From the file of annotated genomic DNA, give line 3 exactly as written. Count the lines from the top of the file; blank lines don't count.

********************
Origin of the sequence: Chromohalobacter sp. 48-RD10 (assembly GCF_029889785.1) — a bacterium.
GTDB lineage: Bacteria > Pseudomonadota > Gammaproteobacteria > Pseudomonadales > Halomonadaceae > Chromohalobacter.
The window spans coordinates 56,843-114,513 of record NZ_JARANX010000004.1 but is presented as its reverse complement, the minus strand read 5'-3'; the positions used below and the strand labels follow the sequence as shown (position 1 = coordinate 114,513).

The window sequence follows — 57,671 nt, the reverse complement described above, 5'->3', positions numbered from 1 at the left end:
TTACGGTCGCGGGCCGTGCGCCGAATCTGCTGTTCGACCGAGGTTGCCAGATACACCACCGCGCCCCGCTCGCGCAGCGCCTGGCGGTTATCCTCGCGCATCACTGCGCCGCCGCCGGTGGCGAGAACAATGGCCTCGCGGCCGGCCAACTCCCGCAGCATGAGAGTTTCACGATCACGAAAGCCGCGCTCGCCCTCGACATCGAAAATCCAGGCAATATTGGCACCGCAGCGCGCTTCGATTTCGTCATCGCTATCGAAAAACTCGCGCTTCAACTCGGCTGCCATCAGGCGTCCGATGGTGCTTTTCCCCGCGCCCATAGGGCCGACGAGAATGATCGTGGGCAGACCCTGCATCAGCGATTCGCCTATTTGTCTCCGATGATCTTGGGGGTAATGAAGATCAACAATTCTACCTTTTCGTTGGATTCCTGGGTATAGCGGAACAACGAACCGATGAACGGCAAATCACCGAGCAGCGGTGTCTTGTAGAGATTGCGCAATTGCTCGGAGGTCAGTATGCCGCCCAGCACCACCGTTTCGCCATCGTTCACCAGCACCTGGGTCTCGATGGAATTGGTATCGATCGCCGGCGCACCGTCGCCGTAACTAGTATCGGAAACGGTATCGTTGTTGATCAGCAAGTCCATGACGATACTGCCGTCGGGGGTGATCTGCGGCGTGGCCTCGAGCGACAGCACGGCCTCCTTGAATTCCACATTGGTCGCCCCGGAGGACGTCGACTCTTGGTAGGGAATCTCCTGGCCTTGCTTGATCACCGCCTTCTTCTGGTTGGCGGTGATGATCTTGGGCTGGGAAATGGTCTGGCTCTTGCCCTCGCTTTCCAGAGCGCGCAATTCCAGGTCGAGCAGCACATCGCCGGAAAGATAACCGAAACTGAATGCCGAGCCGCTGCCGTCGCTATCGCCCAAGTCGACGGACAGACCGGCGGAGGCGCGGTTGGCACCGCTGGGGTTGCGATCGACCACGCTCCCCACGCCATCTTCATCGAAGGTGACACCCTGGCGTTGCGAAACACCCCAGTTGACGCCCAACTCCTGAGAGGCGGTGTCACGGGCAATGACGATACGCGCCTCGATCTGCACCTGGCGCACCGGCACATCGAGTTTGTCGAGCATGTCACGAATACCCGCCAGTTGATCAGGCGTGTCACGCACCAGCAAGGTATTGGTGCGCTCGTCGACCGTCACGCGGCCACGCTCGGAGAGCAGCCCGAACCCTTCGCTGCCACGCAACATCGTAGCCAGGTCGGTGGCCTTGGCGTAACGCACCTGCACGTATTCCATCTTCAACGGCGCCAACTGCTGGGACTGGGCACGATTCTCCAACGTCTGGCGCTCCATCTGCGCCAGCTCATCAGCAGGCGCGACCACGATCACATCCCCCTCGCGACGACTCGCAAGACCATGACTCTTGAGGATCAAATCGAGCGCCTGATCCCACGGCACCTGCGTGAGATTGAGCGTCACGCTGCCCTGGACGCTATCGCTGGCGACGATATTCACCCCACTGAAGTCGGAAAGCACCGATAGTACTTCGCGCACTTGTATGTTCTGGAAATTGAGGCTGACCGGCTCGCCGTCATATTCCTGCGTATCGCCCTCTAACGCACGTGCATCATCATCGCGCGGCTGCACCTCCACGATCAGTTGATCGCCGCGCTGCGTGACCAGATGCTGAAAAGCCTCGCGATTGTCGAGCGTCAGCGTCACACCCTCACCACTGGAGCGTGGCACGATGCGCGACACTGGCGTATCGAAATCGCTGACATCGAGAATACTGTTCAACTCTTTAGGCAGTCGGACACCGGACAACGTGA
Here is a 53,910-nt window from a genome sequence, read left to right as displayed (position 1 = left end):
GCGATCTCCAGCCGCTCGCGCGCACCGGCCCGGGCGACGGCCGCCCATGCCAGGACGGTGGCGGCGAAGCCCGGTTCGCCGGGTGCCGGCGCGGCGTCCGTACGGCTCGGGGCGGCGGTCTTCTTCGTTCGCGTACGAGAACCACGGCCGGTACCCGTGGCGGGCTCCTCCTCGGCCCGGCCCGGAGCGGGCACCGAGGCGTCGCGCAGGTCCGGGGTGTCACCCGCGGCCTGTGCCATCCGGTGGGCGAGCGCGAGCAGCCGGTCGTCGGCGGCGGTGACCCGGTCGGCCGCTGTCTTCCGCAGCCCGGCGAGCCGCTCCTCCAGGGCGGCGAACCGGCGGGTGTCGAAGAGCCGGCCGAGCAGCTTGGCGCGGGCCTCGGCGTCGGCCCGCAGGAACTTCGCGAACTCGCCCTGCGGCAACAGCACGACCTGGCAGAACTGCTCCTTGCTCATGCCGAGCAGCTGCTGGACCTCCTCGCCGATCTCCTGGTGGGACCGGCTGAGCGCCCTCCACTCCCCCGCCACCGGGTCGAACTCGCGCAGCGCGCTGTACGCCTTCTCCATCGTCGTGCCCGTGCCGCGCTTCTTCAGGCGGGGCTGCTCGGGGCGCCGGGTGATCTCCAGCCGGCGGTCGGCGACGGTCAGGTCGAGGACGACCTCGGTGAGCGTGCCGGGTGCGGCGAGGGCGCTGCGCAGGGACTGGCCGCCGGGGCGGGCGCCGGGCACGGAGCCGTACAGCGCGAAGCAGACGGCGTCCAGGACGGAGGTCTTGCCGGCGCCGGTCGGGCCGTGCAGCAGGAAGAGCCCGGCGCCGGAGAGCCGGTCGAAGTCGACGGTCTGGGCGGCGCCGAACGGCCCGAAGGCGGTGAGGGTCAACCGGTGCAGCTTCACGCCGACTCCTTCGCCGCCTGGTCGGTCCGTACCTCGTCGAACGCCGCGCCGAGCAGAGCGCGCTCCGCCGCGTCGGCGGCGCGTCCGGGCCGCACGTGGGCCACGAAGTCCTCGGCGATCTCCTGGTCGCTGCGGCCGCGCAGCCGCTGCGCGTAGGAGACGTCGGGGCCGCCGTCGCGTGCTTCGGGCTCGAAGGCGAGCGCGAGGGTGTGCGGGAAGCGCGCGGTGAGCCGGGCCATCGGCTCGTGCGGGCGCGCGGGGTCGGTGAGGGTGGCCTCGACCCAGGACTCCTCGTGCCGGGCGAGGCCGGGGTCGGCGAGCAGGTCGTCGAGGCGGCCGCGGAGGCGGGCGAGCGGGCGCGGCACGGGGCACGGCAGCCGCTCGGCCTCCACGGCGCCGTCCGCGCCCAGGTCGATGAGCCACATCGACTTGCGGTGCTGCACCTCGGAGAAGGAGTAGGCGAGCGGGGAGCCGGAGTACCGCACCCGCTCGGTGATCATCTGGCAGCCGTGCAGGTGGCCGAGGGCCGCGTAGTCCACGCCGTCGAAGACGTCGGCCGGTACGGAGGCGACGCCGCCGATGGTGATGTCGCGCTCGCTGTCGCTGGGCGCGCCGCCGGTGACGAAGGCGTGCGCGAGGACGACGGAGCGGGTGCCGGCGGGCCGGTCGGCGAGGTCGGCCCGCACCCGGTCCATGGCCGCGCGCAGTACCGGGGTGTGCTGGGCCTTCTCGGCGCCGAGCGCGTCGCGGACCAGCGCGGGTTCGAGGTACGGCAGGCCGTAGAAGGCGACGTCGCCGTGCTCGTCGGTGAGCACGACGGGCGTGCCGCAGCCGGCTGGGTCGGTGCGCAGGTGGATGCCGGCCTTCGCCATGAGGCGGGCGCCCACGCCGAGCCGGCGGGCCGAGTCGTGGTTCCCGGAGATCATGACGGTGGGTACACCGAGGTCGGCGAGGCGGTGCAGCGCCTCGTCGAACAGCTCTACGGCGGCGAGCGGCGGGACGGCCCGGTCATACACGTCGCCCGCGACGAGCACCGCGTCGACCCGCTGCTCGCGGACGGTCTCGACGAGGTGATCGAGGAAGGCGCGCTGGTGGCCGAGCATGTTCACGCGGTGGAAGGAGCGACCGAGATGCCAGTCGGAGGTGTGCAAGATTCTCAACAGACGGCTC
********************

The window spans coordinates 56,843-114,513 of record NZ_JARANX010000004.1 but is presented as its reverse complement, the minus strand read 5'-3'; the positions used below and the strand labels follow the sequence as shown (position 1 = coordinate 114,513).